But Samuel has something no other player has: a fierce determination to succeed so he can bring his family to America. He works tirelessly on his game, shooting baskets every morning at dawn by himself in the gym, and soon he’s dominating everyone in practice. With the Central team los­ing and suffering injury after injury, Sooley, as he is nicknamed, is called off the bench. And the legend begins.

    But how far can Sooley take his team? And will success allow him to save his family?

    Gripping and moving, Sooley showcases John Grisham’s unparalleled storytelling powers in a whole new light. This is Grisham at the top of his game.
  • # 2 - The Hill We Climb , by Amanda Gorman
    On January 20, 2021, Amanda Gorman became the sixth and youngest poet to deliver a poetry reading at a presidential inauguration. Taking the stage after the 46th president of the United States, Joe Biden, Gorman captivated the nation and brought hope to viewers around the globe. Her poem “The Hill We Climb: An Inaugural Poem for the Country” can now be cherished in this special gift edition. Including an enduring foreword by Oprah Winfrey, this keepsake celebrates the promise of America and affirms the power of poetry.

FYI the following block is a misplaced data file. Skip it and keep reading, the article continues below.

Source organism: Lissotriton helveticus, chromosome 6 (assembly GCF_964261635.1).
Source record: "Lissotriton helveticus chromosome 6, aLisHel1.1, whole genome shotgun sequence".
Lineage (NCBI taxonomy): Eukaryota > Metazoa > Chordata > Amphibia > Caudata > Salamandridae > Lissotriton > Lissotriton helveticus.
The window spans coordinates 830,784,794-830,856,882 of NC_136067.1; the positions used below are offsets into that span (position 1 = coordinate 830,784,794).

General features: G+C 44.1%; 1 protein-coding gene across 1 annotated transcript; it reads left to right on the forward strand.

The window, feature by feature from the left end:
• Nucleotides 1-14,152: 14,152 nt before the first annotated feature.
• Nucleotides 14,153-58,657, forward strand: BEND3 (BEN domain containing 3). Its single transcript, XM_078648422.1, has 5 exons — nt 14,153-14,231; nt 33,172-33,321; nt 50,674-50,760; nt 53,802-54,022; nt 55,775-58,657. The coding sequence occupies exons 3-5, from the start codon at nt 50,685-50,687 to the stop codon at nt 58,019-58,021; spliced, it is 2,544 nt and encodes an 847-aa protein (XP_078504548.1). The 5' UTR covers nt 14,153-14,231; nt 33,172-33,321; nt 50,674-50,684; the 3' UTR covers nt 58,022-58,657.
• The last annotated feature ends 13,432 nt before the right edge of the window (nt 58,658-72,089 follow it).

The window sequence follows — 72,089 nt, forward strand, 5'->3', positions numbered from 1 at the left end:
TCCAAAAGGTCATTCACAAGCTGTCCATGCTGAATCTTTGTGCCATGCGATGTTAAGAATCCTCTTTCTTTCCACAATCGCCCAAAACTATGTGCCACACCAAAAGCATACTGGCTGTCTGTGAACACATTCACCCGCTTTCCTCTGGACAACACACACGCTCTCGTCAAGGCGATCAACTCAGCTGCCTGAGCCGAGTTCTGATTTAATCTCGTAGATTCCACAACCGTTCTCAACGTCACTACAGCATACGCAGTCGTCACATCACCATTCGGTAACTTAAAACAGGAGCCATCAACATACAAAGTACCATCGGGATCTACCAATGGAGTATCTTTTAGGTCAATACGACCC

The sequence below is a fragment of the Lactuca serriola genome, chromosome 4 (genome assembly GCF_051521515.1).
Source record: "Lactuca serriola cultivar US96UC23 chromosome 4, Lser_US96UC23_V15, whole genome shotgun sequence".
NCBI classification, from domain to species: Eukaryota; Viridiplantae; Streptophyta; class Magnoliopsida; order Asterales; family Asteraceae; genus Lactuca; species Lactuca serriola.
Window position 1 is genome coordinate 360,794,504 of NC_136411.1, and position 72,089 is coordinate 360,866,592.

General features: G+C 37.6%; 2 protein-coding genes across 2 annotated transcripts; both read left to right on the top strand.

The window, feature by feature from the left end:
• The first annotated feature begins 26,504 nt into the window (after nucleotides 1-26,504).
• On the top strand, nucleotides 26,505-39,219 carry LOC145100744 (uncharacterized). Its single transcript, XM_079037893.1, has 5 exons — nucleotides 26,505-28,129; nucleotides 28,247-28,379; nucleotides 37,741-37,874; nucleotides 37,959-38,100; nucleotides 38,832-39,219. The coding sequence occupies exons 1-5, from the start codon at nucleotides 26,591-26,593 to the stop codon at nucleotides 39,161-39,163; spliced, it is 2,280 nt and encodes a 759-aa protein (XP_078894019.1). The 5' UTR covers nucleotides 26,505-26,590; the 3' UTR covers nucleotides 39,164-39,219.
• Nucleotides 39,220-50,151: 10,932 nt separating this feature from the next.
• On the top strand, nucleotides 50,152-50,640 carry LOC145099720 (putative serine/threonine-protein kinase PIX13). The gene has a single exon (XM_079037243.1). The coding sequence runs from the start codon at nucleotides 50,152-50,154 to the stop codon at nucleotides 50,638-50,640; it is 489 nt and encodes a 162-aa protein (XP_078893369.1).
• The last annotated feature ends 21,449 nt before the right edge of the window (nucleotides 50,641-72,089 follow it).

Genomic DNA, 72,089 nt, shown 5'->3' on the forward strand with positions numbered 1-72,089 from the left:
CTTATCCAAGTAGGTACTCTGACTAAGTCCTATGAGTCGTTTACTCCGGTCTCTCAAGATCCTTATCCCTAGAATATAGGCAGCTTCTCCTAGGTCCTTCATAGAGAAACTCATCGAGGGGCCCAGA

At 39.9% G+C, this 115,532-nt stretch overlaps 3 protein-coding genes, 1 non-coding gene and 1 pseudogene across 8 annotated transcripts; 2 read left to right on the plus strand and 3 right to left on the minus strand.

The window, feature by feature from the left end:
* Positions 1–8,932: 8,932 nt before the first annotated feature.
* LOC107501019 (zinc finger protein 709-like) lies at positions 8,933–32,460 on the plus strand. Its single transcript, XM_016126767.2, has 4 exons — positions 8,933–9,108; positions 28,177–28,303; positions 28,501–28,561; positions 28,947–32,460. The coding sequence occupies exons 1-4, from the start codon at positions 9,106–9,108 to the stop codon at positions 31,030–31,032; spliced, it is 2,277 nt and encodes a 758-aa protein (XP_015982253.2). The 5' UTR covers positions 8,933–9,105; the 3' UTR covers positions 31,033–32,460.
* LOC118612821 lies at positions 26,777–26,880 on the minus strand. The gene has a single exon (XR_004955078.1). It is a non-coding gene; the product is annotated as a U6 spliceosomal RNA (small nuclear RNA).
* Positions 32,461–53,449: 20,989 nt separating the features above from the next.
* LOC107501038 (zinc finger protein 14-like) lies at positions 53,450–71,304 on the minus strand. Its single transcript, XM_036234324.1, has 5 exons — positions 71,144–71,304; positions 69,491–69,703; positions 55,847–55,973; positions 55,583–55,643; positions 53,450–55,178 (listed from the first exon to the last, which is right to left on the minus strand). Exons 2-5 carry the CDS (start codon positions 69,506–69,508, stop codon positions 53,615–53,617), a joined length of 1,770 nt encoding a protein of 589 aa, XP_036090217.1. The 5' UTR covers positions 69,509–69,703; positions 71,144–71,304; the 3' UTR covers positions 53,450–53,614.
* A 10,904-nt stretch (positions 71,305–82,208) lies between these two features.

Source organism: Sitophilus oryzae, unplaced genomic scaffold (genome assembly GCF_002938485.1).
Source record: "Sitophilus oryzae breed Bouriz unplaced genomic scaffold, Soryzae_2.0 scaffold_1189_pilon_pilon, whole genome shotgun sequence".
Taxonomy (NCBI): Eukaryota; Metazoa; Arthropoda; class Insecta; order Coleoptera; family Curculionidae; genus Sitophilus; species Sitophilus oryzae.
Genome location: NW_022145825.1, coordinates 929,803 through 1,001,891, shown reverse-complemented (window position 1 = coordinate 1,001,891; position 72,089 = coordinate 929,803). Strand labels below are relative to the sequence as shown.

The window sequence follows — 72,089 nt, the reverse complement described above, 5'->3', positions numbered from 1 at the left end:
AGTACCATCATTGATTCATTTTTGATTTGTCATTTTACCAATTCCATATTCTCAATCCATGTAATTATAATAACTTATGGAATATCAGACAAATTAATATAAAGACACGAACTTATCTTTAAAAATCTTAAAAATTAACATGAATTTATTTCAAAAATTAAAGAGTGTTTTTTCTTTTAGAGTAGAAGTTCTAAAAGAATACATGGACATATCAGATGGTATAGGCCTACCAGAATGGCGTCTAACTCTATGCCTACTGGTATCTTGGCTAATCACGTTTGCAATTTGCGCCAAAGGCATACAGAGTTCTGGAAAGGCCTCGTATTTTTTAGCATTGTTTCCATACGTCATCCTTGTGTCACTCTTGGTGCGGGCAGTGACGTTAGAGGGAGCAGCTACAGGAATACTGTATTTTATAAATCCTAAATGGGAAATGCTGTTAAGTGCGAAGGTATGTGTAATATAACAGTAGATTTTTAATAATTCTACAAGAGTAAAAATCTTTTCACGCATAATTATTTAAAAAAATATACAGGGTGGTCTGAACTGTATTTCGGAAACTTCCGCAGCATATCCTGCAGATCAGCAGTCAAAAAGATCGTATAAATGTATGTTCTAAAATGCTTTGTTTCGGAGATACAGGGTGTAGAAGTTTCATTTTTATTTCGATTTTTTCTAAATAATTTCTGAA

• # 3 - Finding Ashley , by Danielle Steel
    In this blockbuster novel from Danielle Steel, two estranged sisters get the chance to connect again and right the wrongs of the past.

    Melissa Henderson is leading a quiet life. Once a bestselling author, she now pours all her energy into renovating a Victorian house nestled in the foothills of rural New England. Six years ago, she lost her young son to cancer, and her marriage dissolved. She stopped writing. It was only when she bought the old house that Melissa found a purpose, and came alive as she made it beautiful again.